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Religious education ceasefire

  • 29 July 2011

The conflict over religious education is not new, though it certainly seems to have sharpened recently.

The stoush calls to mind the debate in the United States over 'creation science' and its place in the curriculum. This debate also has a long history: from a 1968 US Supreme Court ruling that allowed evolution to be taught in Arkansas, to a Pennsylvania district trial in 2005 which rejected intelligent design as material for science education.

The lingering conflict turned schools into a battlefield, raised questions about the influence of Christian lobbyists, separated the fundamentalists from the moderates, and defined secular education as a democratic value.

We see these elements in Australia today, as challenges mount against volunteer-run religious instruction in state schools. With Christian Democrat MP Fred Nile holding industrial relations legislation hostage over Special Ethics Education, the whole business has become pretty serious.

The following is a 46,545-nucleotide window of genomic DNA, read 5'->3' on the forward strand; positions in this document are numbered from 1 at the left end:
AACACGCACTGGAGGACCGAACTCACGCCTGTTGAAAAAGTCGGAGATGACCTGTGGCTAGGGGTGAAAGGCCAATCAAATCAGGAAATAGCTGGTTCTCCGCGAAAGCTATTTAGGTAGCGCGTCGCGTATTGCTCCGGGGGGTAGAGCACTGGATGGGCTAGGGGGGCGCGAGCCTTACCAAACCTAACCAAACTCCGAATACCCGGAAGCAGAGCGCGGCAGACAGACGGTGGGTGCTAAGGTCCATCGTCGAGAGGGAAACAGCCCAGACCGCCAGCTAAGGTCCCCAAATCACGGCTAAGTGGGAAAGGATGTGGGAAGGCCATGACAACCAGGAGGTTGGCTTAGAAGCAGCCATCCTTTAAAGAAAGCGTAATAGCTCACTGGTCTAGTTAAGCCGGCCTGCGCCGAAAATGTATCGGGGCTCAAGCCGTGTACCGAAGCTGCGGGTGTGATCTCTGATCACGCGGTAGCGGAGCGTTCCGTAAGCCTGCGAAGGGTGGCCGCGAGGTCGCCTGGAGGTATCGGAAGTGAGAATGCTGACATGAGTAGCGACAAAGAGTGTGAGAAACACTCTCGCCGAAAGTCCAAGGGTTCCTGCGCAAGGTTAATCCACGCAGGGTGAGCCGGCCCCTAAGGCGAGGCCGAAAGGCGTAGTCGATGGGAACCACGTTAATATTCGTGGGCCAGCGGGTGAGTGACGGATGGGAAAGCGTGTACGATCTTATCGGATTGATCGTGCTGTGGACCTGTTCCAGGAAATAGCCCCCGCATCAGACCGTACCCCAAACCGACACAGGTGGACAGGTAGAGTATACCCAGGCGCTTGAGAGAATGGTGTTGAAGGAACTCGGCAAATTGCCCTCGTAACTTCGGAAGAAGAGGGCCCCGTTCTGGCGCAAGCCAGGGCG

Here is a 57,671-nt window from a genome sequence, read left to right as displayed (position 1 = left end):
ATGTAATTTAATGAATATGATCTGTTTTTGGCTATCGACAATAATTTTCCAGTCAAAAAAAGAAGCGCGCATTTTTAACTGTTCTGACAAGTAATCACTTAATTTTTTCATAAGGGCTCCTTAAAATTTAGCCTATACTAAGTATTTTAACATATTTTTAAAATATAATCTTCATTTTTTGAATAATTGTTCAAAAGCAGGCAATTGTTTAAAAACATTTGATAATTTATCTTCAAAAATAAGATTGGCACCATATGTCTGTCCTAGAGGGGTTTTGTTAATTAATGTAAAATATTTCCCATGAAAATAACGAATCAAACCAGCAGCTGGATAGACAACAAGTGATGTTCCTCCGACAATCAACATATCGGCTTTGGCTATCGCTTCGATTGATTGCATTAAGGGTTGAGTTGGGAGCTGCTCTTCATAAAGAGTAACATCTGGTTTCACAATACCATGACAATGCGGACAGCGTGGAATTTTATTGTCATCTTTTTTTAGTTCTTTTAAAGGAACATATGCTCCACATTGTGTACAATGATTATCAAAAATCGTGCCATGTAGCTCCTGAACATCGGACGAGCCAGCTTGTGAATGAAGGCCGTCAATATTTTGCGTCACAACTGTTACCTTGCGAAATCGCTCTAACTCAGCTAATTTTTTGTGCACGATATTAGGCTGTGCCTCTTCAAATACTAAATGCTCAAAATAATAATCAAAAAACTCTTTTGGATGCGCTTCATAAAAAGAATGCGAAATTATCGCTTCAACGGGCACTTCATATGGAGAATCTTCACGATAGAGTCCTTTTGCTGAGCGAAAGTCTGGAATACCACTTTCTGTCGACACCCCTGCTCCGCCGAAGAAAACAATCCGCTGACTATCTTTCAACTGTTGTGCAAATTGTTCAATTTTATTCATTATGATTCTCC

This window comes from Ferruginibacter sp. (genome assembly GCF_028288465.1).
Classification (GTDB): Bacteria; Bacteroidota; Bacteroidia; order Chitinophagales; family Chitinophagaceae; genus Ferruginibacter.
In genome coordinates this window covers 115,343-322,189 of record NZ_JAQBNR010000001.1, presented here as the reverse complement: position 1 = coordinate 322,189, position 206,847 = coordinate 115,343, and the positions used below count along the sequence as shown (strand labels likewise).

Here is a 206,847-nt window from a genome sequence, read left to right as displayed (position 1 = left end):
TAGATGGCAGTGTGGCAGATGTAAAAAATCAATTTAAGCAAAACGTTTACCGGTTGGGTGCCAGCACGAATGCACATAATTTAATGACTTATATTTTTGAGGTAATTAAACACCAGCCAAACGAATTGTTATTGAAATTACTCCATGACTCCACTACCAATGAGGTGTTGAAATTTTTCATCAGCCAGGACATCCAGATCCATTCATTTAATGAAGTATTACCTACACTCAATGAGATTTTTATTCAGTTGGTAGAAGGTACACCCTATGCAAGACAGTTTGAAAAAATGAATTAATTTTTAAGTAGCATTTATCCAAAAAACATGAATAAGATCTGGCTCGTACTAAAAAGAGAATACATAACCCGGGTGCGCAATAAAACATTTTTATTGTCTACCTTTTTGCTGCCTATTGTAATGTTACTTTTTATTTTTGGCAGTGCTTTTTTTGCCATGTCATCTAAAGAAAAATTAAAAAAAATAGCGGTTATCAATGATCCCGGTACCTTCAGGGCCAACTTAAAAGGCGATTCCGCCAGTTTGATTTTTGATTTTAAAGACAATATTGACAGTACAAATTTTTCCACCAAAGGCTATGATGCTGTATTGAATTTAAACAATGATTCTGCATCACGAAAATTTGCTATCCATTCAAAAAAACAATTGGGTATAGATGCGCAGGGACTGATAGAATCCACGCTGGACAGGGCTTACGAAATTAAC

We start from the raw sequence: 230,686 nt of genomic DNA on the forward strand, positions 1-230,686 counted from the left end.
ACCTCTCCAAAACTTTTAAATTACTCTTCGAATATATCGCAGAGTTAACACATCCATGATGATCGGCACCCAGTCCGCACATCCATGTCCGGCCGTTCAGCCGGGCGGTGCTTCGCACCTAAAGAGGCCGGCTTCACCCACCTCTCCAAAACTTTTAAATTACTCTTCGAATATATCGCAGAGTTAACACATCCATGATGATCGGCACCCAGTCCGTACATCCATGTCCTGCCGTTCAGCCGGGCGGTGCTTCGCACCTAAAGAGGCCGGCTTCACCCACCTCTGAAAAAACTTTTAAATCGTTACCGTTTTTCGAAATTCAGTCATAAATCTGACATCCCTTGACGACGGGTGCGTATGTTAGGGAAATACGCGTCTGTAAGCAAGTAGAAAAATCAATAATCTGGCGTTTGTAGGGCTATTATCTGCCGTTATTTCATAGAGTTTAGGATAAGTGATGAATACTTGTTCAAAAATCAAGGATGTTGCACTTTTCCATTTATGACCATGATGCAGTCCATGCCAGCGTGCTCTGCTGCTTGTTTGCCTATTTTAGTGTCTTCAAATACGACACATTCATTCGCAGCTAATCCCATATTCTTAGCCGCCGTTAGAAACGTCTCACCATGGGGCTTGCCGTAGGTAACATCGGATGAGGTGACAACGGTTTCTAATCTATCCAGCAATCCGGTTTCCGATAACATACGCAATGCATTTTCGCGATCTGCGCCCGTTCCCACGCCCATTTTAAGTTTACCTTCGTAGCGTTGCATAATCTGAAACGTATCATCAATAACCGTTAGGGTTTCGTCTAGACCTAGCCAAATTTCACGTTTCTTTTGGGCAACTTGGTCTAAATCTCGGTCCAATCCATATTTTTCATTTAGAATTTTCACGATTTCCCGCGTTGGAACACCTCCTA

The resistance to ethics classes exposes the anxiety over a dramatic reduction in church access to students, via scripture lessons. Not surprisingly, when the Anglican and Catholic Churches did not see any impact on Special Religious Education (SRE) enrolments, they reversed their opposition.

Moreover, when details of the ethics curriculum became available, the Anglican Education Commission decided that 'it's nothing to be frightened of'.

Indeed, both sides actually have the common goal of cultivating moral sensibility in young people. They will never agree as to how this may be done, but at least they can work together to ensure that students can safely explore the bigger questions in life, including how to live with others.

This is a higher, more inclusive goal. After all, when it comes to the challenge of lived authenticity, there is no dissonance between 'ethics' and the Gospels, or even other traditions such as Judaism, Islam and Buddhism. Whether you believe or don't, you are expected to act with integrity.

So where does the conflict really lie? The answer can be traced to a changed social milieu.

When churches were given the privilege to access students in the early decades of public education, it had tacit approval from a population that was overwhelmingly Christian. In the late 1940s, 88 per cent of Australians identified with a Christian denomination. Religion was simply the fourth 'R' after reading, writing and 'rithmetic.

But societies